It was something like 8 months ago when I first heard that Público, a Latin-American taberna (tavern) with a focus on wood-fired dishes, was opening next door to The Good Pie in the Loop. I have an affinity for food cooked over a wood fire - just smelling it brings me back to summer camp in Wisconsin. That smokey, campfire flavor adds an element to dishes that you can't get any other way and, to me, it can't be beat. Plus, Mango aside, St. Louis sorely lacks any upscale Latin American restaurants.
I should have taken more interior shots of the restaurant, but Público's design by Space Architects is beautiful, modern, and helps set the standard for what future St. Louis restaurants should look like. The bar is the restaurant's focal point, with its patterned and backlit facade. Opposite the bar and above the booths are the wooden 'trees' you can see below, reaching out into the restaurant.
As impressive as the front is, my interests are in the kitchen. I knew the hearth would be the kitchen's main cooking hub, but I had no idea how massive it would be. You could throw a whole pig in there and roast it. To say I was impressed with it would be an understatement. The bottom picture was taken from the soon-to-open chef's counter, where you can watch Mike Randolph and his team make the magic happen.
The menu is split into 5 sections: crudo (raw dishes), Platos Pequenos (small dishes), Arepas (corn "pancakes"), Tacos, and A La Parrilla(grilled).
Wanting to try an item or two from each section, we started with the Cobia Crudo, a meaty whitefish served raw with crispy plantain chips, strands of chili for heat, and an aji amarillo, ginger and lime puree.
I've complained about cobia in the past, but I truly enjoyed it raw, which is similar to my feelings about tuna. I have no interest in cooked tuna, but I'm at my happiest eating some otoro. The dish reminded me of something I'd eaten Beau McMillen's Elements at the Sanctuary in Phoenix, which is a compliment. It's a simple dish, but the flavors are strong.
Our Plato Pequeno was the Baby Octopus, a much more delicate dish that I expected. The baby octopus are braised in tomato and citrus then grilled, leaving them with a soft texture and a smokey bite reminiscent of bacon. Green olive mayo, garlic, and lime complete the dish. As bold as those flavors are, the dish is quite subtle. All the flavors meld together beautifully.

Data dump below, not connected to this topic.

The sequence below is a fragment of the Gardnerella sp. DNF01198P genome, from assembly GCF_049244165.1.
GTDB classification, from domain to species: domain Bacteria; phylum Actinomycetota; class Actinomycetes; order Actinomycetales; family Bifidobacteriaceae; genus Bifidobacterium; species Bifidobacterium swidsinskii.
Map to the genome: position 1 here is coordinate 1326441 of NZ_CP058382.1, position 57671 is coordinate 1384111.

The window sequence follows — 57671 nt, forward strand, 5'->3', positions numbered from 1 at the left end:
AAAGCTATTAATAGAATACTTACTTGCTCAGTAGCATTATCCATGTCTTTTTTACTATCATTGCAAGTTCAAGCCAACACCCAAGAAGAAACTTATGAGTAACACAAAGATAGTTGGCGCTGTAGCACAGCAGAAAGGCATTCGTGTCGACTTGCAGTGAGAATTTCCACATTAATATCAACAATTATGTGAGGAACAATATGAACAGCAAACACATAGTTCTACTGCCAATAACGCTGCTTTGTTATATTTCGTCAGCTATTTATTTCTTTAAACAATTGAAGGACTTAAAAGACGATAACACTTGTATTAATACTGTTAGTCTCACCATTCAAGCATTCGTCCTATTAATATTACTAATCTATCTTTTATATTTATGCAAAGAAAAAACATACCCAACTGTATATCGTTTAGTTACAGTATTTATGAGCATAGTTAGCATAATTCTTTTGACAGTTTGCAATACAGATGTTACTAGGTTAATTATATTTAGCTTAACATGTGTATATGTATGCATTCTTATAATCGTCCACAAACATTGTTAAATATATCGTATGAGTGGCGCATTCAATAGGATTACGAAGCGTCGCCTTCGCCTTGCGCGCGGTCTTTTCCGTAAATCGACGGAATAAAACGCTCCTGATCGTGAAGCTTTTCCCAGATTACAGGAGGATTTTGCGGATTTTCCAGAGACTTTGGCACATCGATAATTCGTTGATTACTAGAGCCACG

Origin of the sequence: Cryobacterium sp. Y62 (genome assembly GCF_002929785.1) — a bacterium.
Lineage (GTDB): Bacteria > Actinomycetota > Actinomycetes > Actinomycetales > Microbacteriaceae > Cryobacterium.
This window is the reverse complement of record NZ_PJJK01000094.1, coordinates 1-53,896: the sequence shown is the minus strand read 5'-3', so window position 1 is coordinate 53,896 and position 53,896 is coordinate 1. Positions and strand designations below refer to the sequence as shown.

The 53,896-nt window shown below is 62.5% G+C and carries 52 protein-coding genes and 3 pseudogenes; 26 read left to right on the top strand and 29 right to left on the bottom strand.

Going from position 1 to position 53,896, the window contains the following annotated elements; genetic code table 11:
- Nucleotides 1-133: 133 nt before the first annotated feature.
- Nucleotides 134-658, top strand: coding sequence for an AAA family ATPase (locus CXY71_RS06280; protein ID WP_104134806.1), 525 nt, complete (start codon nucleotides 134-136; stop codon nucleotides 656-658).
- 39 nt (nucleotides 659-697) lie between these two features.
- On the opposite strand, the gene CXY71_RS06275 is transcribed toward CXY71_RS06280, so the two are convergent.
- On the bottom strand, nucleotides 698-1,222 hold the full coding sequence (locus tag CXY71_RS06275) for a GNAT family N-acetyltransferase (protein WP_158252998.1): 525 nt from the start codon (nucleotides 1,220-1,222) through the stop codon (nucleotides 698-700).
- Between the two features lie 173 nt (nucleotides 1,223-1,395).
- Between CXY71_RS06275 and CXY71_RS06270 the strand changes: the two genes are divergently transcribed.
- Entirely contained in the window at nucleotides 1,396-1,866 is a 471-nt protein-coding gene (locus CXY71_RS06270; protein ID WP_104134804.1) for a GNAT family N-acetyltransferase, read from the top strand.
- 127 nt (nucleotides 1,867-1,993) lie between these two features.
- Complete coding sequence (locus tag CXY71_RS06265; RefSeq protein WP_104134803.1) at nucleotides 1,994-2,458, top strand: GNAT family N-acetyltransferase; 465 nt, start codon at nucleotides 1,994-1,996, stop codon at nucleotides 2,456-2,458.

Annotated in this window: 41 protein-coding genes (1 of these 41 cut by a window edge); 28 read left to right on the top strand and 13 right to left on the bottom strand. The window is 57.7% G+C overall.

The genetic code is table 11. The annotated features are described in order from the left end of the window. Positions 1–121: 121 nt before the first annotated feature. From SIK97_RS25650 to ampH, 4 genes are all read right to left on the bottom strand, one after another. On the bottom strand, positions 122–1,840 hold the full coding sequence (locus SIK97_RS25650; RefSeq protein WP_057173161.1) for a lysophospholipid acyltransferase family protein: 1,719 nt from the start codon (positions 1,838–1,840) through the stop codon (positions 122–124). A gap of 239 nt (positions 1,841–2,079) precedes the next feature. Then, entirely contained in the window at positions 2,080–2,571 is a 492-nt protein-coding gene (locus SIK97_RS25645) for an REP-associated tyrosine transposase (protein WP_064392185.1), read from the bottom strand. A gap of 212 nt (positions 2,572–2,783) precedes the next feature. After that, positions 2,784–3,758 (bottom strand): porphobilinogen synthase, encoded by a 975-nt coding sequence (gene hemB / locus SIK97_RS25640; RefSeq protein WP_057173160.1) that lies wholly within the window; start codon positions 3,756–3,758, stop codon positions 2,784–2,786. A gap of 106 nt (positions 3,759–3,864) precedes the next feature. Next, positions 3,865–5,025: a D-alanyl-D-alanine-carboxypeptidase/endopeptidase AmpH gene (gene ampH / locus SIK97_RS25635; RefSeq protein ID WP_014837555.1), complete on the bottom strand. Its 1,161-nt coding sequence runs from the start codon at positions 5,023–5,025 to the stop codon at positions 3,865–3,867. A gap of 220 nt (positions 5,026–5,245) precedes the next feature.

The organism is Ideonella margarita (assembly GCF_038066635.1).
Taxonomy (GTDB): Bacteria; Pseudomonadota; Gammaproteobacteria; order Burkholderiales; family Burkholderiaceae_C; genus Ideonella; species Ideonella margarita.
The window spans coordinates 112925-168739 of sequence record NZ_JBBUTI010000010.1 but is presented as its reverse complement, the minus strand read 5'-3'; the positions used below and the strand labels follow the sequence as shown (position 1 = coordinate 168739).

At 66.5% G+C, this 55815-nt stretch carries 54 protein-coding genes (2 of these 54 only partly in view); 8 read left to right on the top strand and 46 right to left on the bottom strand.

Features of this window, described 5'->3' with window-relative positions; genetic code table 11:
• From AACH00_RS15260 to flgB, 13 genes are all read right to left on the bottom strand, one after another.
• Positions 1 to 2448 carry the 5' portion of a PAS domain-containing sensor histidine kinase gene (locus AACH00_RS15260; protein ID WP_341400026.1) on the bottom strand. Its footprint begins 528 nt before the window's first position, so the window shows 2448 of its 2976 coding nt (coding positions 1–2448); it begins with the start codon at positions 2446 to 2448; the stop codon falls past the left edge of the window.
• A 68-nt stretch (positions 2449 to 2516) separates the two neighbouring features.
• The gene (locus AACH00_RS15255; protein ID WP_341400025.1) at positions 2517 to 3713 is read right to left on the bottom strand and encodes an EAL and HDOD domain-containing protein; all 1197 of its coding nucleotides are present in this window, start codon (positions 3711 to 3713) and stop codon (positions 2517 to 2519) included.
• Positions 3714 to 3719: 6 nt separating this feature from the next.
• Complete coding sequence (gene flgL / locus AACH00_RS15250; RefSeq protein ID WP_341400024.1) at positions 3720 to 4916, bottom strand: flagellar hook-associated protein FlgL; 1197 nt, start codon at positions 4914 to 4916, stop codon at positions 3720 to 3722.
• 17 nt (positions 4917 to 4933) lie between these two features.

Shredded Duck Gizzard Arepas, as colorful as a Day of the Dead calavera, followed. This was my first time eating duck gizzards; they had the texture of slow cooked brisket and the gamey flavor of duck, which I liked. A bite of the meat with cilantro, queso fresco, chipotle morita peppers, and the pillowy corn arepa all together led to me devouring the whole thing. More than anything, the flavors were comforting. It tasted like something you'd get at a home cooked meal, like braised beef with polenta, just elevated a bit more.
Fish tacos have become a staple of Mexican restaurants, but more often than not, they leave me disappointed. You either have to deal with greasy fried fish or overcooked grilled fish. Publico's Pescado Blanco avoids both of these by smoking the whitefish. The result is a flakey, wonderfully flavored fish that is unlike any other in St. Louis. It is the Mexican counterpart to Old Standard's smoked whitefish croquettes, or as we joked about during our meal, the standard fish taco's Jewish cousin. The handmade tortillas are given a smear of roasted jalapeno cream cheese and it's all topped off with crispy fried shallots.
The oft-mentioned star of Publico's menu is their Al Pastor taco, something I recently wrote about for Sauce Magazine. True al pastor is seasoned pork piled high, like gyro meat, then topped with a hunk of pineapple and cooked near a flame. The result is a juicy and crispy outer layer and a tender inside. The most authentic and my favorite in town remains the weekend taco stand at El Morelia Supermercado, but these come in a close, close second.
Their meat is deeply flavorful. It's smokey and tender, enjoyable spicy, and has hints of sweetness. Served with a fruity guajillo chili and crema sauce and charred onion salsa, this is a taco not to be missed.
When I see huitlacoche offered, I have to get it. In English it goes by the unattractive name of 'corn smut', but don't let that name put you off to it. When used properly, it adds this earthy umami flavor that is most comparable to truffles. The Hongos tacos, a vegetarian option, are made up of oyster mushrooms, huitlacoche, cucumber, radish, goat cheese crema, and charred onion salsa.
If there was one dish that I would declare as a true "must try", it would be the Spot Prawns. Two giant prawns are grilled over the wood flame, then topped with smoked jalapenos and freeze dried mango. At its base is an exceptional sauce made with fish stock, lime juice, smokey chiles, and a hearty helping of butter. Make sure you ask for some bread with this - you're not going to want to leave any of the sauce behind.
Needless to say, I was very impressed with my first meal at Publico. Chef and owner Mike Randoph is obviously obsessed with what I'll call complex simplicity. Both at Publico and at The Good Pie, Randolph makes delicious dishes using only a few ingredients. The food was spot on and the atmosphere was fantastic. Any time I leave a restaurant and consider going back the next day to finish off the rest of the menu, I know I've come upon something special. Expect a revisit post soon.
Add this to your "need to try immediately" list.
St. Louis, MO 63130